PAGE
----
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Studio orders script for ‘Da Vinci’ precursor

Akiva Goldman will adapt ‘Angels & Demons’ for the big screen
/ Source: Reuters

Buoyed by the box-office success of “The Da Vinci Code,” Columbia Pictures is planning to turn author Dan Brown’s first best-selling religious thriller, “Angels & Demons,” into a movie, the studio said Tuesday.

The Sony Corp-owned film distributor has signed a deal with Oscar-winning screenwriter Akiva Goldman, who adapted “Da Vinci Code” for the big screen, to create a script for a sequel based on “Angels & Demons,” a Columbia spokesman said.

“Angels,” a bestseller published in 2000, was Brown’s first novel to introduce the character of Robert Langdon, the crime-solving Harvard professor of iconography and religious art played by actor Tom Hanks in the “The Da Vinci Code.”

A studio spokesman confirmed a report in Daily Variety that no deals have yet been reached for Hanks or “Da Vinci” director Ron Howard to return for the “Angels” project, but that both would have first crack at the new film.

Variety also said the studio was planning to reunite the producing team of Brian Grazer and John Calley for the “Angels” project.

In addition to “The Da Vinci Code,” Goldman’s screen credits include “Batman & Robin,” boxing drama “Cinderella Man” and “A Beautiful Mind,” for which he won the Academy Award for best adapted screenplay.

Columbia acquired feature rights to “Angels” and all future novels involving the Langdon character, as part of its 2003 acquisition of film rights to Brown’s “Da Vinci Code.”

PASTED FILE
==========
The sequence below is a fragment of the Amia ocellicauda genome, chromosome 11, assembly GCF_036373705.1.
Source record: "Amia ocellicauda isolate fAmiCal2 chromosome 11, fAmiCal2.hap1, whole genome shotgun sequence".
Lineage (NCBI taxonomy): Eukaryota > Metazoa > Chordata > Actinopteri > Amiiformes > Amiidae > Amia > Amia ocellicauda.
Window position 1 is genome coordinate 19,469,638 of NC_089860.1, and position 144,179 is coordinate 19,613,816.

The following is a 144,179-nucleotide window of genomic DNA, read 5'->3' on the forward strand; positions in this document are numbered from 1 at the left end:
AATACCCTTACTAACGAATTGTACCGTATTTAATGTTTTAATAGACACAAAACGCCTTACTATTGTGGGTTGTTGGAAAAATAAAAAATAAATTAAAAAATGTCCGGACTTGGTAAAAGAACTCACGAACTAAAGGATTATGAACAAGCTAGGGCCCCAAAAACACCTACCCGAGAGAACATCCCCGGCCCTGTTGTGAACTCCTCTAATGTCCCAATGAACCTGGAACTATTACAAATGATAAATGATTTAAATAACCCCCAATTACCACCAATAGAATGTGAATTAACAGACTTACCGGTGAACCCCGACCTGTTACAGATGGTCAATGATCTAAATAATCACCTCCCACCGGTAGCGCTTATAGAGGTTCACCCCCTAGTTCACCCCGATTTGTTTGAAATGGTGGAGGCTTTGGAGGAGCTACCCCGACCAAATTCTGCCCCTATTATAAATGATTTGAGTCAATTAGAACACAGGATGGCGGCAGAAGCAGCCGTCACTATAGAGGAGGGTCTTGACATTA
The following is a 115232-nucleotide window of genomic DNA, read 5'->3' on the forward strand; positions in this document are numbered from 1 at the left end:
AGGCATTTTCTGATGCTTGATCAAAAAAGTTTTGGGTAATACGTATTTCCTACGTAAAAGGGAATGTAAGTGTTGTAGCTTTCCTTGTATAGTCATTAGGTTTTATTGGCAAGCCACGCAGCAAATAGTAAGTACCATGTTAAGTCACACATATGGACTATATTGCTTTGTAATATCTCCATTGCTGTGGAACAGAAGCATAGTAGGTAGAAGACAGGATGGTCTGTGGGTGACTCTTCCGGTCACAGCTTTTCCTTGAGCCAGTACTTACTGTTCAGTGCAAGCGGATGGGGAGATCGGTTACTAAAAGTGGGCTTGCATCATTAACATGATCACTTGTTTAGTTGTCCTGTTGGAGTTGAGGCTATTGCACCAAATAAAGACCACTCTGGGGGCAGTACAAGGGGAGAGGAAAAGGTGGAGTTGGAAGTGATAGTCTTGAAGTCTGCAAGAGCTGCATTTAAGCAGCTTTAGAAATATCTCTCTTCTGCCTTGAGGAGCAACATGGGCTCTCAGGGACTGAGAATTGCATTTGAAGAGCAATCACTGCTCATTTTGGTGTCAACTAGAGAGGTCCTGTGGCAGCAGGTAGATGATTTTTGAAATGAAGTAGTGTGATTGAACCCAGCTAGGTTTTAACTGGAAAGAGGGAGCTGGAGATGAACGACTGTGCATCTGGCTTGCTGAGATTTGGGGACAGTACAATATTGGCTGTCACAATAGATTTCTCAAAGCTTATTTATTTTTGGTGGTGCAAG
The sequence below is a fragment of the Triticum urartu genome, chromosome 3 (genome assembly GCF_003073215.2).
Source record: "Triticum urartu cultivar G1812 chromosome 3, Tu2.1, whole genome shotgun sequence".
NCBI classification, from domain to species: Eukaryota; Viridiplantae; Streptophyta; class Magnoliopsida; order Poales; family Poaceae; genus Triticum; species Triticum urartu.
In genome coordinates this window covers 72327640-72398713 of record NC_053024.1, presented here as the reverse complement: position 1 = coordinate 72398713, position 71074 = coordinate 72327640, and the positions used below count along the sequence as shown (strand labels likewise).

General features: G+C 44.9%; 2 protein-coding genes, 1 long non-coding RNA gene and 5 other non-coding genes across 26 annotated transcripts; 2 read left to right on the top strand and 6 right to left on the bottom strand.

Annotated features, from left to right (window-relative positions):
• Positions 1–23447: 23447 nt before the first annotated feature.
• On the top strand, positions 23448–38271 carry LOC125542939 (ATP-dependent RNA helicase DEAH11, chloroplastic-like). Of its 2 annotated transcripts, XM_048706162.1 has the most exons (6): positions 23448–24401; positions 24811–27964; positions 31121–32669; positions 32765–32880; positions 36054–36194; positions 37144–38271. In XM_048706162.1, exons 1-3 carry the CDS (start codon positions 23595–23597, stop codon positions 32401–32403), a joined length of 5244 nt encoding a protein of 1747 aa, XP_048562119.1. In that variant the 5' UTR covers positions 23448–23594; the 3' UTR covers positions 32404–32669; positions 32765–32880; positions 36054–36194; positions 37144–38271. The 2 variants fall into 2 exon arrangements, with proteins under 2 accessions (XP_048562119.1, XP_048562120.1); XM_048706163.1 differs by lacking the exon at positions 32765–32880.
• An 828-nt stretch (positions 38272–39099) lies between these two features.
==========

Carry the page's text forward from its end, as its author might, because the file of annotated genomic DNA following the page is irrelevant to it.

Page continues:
Despite mainly negative reviews from critics at its world premiere at the Cannes film festival last week, “Da Vinci” went on to score the second-biggest opening tally of all time at the global box office, raking in nearly $232 million worldwide.

The film, like the book, teams up Langdon with a young French cryptologist (played in the movie by Audrey Tautou) to solve a murder mystery entwined in the works of Leonardo Da Vinci and a supposed alternate history of Christianity.

A central premise of the story is that Jesus fathered a child by Mary Magdalene, and that a clandestine society has for centuries protected the identity of Christ’s living descendants from agents of the Christian Church.

In “Angels,” another murder investigation leads Langdon on a quest to thwart a plot by an ancient group, the Illuminati, to blow up the Vatican during a papal conclave.

After grossing $77.1 million domestically in its first weekend, “Da Vinci” generated another $8.9 million on Monday, an extremely robust weekday box-office figure for a film primarily aimed at an adult audience.